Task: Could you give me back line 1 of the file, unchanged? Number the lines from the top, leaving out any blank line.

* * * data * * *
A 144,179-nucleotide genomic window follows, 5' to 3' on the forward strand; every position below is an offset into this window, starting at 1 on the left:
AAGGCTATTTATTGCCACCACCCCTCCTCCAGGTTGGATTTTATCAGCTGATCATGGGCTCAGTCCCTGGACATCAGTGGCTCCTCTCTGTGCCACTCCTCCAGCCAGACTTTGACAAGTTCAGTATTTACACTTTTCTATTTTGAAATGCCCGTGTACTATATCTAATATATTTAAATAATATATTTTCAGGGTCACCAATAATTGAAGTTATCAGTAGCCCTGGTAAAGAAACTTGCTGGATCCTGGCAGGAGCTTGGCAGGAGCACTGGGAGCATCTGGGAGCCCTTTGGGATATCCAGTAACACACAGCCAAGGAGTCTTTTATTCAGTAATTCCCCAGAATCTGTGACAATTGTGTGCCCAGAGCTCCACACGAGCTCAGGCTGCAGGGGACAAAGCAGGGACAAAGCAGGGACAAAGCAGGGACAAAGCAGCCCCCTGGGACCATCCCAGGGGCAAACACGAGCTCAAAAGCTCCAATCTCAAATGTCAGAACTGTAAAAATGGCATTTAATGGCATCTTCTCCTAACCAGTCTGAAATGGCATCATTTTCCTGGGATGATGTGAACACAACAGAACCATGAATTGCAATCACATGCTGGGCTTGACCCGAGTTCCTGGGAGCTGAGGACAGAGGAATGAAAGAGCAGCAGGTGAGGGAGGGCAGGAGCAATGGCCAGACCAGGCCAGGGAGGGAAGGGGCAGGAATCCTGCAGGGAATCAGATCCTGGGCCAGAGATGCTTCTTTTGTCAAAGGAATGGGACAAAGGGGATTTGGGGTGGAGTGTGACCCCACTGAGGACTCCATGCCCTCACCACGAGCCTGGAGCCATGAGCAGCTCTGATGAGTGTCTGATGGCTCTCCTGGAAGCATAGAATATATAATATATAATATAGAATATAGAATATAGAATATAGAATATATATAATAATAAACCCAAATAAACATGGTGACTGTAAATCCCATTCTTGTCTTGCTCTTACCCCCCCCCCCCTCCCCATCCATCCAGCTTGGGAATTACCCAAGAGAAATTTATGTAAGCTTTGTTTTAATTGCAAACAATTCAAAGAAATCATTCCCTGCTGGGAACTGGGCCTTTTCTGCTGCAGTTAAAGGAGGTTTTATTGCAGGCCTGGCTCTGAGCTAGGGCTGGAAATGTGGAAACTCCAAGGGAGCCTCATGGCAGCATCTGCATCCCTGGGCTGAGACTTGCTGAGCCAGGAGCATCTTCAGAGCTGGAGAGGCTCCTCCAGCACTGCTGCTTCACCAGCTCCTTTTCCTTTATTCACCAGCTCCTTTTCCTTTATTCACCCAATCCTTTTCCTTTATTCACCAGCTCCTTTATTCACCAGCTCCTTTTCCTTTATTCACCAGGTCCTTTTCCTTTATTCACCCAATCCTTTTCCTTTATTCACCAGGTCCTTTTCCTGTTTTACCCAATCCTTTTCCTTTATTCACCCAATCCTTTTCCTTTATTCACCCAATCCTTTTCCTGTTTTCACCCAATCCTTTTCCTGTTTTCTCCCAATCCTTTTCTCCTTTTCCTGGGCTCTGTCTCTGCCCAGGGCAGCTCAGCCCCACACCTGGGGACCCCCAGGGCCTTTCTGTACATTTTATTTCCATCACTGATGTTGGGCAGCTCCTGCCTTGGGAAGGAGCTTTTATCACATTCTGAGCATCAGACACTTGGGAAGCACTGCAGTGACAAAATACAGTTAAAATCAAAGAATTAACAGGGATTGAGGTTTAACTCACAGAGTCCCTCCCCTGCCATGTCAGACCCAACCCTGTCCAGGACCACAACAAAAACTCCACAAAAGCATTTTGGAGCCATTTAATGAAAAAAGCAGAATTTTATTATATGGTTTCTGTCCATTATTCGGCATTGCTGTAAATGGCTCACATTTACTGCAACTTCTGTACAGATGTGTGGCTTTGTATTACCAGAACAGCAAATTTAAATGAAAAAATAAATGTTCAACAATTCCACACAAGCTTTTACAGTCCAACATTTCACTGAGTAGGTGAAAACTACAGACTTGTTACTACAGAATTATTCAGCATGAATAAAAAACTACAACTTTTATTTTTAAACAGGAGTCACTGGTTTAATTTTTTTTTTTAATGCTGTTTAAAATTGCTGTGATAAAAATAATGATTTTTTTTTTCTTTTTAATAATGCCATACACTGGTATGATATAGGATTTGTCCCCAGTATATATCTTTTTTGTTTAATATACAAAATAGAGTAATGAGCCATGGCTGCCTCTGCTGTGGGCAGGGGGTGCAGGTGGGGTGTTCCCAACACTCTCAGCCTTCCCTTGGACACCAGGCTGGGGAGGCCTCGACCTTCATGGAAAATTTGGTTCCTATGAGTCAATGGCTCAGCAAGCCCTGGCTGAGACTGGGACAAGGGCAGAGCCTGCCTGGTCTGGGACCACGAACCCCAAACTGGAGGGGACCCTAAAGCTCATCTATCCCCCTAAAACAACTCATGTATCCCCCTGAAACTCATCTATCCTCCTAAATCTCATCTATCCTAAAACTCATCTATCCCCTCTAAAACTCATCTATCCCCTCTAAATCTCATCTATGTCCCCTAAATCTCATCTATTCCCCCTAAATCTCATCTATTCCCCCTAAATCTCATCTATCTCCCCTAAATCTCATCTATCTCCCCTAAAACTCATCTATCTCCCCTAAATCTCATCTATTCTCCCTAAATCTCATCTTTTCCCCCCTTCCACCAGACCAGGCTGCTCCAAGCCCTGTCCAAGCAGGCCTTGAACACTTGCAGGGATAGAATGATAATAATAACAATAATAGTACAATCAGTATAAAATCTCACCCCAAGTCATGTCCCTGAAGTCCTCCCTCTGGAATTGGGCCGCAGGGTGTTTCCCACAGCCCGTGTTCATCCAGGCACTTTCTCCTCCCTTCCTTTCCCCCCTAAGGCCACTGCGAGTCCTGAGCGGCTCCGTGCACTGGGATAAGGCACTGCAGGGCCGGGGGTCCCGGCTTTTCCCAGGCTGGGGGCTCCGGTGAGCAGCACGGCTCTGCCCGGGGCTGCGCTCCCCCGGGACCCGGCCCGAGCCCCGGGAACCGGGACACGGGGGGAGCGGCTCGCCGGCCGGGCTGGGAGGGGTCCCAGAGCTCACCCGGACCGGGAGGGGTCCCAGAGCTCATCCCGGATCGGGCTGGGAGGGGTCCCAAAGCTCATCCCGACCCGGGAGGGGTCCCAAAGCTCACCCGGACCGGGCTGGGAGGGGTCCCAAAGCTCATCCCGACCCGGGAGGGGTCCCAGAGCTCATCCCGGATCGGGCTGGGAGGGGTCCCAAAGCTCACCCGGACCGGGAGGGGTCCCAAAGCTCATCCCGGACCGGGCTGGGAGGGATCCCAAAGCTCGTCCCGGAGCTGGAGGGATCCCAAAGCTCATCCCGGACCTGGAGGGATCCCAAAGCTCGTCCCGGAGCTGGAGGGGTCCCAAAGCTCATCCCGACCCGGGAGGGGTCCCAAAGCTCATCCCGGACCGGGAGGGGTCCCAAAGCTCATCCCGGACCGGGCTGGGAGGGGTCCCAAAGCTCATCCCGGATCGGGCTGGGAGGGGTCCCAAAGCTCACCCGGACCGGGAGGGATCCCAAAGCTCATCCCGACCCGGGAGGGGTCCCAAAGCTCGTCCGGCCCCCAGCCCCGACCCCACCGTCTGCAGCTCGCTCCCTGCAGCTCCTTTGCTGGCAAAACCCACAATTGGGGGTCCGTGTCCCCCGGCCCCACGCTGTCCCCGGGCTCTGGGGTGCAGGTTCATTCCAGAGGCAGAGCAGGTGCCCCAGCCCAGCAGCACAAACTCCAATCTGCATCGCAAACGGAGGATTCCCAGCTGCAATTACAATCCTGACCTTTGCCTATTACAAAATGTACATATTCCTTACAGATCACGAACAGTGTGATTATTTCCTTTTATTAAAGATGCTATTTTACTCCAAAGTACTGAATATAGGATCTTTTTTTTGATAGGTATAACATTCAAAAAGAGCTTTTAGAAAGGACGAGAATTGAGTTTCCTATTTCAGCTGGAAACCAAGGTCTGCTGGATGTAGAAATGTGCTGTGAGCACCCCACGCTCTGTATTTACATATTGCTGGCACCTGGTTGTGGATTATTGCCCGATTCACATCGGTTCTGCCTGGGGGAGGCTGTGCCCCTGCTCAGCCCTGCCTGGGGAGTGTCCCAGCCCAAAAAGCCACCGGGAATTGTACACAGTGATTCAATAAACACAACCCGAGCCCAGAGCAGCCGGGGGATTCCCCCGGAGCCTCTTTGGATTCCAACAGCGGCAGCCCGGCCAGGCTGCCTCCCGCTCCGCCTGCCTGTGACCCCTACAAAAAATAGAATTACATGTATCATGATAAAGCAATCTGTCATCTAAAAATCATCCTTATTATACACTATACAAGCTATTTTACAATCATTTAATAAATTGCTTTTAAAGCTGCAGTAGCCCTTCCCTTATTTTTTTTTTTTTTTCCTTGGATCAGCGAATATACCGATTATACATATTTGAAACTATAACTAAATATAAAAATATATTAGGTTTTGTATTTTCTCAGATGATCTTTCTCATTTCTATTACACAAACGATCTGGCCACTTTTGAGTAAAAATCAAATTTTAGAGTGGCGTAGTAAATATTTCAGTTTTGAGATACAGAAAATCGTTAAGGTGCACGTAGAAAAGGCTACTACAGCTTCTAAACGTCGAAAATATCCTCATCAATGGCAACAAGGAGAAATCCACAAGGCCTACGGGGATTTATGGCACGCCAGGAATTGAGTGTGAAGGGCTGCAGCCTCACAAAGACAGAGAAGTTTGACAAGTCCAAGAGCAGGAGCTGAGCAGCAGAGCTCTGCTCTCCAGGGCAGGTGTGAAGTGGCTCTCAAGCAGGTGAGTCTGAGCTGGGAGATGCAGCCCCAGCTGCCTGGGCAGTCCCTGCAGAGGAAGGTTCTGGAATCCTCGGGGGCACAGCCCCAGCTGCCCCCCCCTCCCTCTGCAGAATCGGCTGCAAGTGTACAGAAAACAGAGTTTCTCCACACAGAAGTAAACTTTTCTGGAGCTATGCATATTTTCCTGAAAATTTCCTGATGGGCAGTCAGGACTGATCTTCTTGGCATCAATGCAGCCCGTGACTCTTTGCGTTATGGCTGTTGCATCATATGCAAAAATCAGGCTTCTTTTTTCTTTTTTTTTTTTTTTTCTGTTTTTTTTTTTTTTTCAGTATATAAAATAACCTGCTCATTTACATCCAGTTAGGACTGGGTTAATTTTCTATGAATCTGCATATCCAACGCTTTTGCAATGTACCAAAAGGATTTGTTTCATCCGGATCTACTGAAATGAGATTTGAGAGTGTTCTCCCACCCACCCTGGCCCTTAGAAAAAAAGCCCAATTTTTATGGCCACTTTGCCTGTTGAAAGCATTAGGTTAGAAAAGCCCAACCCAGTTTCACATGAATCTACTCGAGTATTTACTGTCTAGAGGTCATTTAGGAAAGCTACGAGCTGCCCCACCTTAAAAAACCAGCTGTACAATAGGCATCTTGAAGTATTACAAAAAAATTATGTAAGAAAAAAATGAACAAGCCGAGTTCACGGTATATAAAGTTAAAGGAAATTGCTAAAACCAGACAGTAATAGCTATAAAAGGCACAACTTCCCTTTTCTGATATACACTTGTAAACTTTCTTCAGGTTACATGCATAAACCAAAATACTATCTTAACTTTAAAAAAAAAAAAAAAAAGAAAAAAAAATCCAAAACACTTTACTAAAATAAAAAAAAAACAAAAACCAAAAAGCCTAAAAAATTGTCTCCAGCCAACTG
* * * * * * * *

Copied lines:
A 144,179-nucleotide genomic window follows, 5' to 3' on the forward strand; every position below is an offset into this window, starting at 1 on the left: